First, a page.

When I was in high school, I was attracted to guys who were interested in having deep conversations about philosophy or economics or anything I was curious about, which was everything. The first and last to break me was one of those. He was one of the smartest people I’ve ever known and a true original thinker. I met him when I was his math tutor. He was crazy smart but didn’t care about proving it. He introduced me to the author Douglas Coupland and more specifically the book Life After God. I read it at least three times, reveling in the fact that someone could articulate with such sarcastic wit, the existential curiosity that lived within me.
He set a standard. After he crushed me, I attempted to recreate the dynamic I had with him repeatedly throughout my college years and even briefly reconnected with him in my early twenties. I was so intent on controlling the outcome, even if it meant trying to do so with someone who only resembled him. That naive effort failed disastrously on many occasions.
In this era of vision boards and manifesting our desires, how is it different to ‘create the life that I want’ versus being attached to outcome? I once felt I had a handle on this concept, but as I contemplate it now, it seems to me it’s a matter of how much control one has over the outcome that dictates how much suffering attachment creates.
For context, a brief summary of the Buddhist Four Noble Truths
- All life is suffering
- The cause of suffering is craving – attachment or avoidance
- The solution to suffering is non-attachment
- The way to non-attachment is through control of thought and behavior
Craving: Creating a home near the trails– I’m about 90% of the way to being an owner rather than a renter in Boulder. Something that’s been high on my list, and the big breakup allowed me to go finally go for it. I’m terrified because it’s definitely a financial stretch, but I’m taking the risk to create a lifestyle that will contribute to my overall happiness and well-being. There is an element of luck and privilege, but this is by far the most achievable when it comes to desired outcome.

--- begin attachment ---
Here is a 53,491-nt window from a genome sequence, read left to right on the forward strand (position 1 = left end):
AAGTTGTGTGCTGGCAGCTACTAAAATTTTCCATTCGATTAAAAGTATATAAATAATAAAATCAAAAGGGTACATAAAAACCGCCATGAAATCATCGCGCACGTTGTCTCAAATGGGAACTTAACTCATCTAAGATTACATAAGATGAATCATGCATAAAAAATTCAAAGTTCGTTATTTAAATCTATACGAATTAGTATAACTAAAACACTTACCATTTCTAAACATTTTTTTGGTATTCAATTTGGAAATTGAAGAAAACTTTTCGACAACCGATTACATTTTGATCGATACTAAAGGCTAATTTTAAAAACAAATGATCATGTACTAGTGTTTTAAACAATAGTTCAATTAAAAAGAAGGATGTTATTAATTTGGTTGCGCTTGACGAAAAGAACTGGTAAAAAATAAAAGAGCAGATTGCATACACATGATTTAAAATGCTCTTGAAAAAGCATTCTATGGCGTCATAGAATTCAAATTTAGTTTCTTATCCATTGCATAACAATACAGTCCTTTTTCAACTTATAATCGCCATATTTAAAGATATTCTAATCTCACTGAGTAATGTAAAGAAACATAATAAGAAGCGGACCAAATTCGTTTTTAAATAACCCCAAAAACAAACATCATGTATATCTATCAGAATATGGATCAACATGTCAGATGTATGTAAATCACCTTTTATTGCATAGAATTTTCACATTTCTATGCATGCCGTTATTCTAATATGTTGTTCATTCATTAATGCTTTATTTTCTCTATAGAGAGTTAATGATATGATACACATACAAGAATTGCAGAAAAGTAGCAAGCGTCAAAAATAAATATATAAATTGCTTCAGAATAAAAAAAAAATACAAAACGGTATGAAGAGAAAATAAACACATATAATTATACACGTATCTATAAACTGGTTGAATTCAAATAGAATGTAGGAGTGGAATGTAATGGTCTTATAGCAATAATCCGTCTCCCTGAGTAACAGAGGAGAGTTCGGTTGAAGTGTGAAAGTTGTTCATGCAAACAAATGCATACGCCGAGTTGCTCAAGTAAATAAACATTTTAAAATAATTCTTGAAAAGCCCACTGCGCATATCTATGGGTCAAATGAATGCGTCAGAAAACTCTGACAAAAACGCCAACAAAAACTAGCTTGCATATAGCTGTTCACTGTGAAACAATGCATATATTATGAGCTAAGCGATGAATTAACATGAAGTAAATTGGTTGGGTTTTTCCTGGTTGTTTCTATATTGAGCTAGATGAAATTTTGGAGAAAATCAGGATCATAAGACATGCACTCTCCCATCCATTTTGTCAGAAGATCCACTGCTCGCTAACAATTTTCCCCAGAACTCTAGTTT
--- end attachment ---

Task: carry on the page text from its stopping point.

Craving: Trail running and finishing my first 50 mile race – I can’t control everything, but the majority of the contributing factors to meeting my goals are largely up to me. There’s definitely an element of luck and timing, but again, much of the outcome on race day will be a reflection of factors under my control. I’m chasing something that I can catch.
Craving and Avoiding: Relationship(s) – There is basically nothing about this that is under my control. My circle of lady running friends is expanding, and that feels really fulfilling. But then I turn my attention to physically and/or emotionally intimate relationships and I’m at the whim of factors beyond my control. What I’m craving is fun, distraction, validation, connection, laughter, accessibility, reciprocation. What I’m unsuccessfully avoiding are the difficult emotions that are still surfacing after the recent end of my 7+ year relationship. Lately I’m finding myself working way too hard to not get what I want. Both the things I’m craving and the things I’m avoiding.
So tell me, what is the difference between intentionally ‘creating a life I love’ and attachment to outcome? I’m really struggling with this one. How can I define what I want and go after it without inevitable suffering? I don’t know how to be of this world and not crave.
Despite all the things I ponder, maybe a little too deeply, and the internal struggles I write about, I don’t lose sight of the fact that I am insanely lucky. Can I really be upset because I don’t have everything that I think I want? The answer is irrevocably no.
I don’t have the same template for happiness that most people use, i.e. marriage, kids, etc., so I keep doing things that have proven to contribute to my happiness, basically running trails. I continue to evolve and figure out what else makes me happy; and in the meantime, I continue to practice suffering on the trails in an effort to eliminate the cravings that lead to emotional suffering and instead crave pizza.